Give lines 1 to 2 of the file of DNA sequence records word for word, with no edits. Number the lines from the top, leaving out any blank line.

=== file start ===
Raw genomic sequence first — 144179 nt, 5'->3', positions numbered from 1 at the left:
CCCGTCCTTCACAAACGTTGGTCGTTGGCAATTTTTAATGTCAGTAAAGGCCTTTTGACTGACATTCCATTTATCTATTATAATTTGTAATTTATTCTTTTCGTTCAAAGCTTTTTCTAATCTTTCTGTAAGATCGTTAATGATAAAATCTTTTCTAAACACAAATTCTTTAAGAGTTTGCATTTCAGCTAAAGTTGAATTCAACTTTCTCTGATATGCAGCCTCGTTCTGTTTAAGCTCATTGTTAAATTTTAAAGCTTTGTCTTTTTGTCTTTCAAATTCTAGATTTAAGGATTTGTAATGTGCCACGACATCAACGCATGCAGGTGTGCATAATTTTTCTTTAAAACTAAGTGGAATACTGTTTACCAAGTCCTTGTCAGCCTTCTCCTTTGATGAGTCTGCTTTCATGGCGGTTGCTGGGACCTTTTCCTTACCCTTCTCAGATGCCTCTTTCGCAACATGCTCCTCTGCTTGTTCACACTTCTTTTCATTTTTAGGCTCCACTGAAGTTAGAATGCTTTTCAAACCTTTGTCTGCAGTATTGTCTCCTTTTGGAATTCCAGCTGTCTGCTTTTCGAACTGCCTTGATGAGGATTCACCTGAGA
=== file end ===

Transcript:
Raw genomic sequence first — 144179 nt, 5'->3', positions numbered from 1 at the left:
CCCGTCCTTCACAAACGTTGGTCGTTGGCAATTTTTAATGTCAGTAAAGGCCTTTTGACTGACATTCCATTTATCTATTATAATTTGTAATTTATTCTTTTCGTTCAAAGCTTTTTCTAATCTTTCTGTAAGATCGTTAATGATAAAATCTTTTCTAAACACAAATTCTTTAAGAGTTTGCATTTCAGCTAAAGTTGAATTCAACTTTCTCTGATATGCAGCCTCGTTCTGTTTAAGCTCATTGTTAAATTTTAAAGCTTTGTCTTTTTGTCTTTCAAATTCTAGATTTAAGGATTTGTAATGTGCCACGACATCAACGCATGCAGGTGTGCATAATTTTTCTTTAAAACTAAGTGGAATACTGTTTACCAAGTCCTTGTCAGCCTTCTCCTTTGATGAGTCTGCTTTCATGGCGGTTGCTGGGACCTTTTCCTTACCCTTCTCAGATGCCTCTTTCGCAACATGCTCCTCTGCTTGTTCACACTTCTTTTCATTTTTAGGCTCCACTGAAGTTAGAATGCTTTTCAAACCTTTGTCTGCAGTATTGTCTCCTTTTGGAATTCCAGCTGTCTGCTTTTCGAACTGCCTTGATGAGGATTCACCTGAGA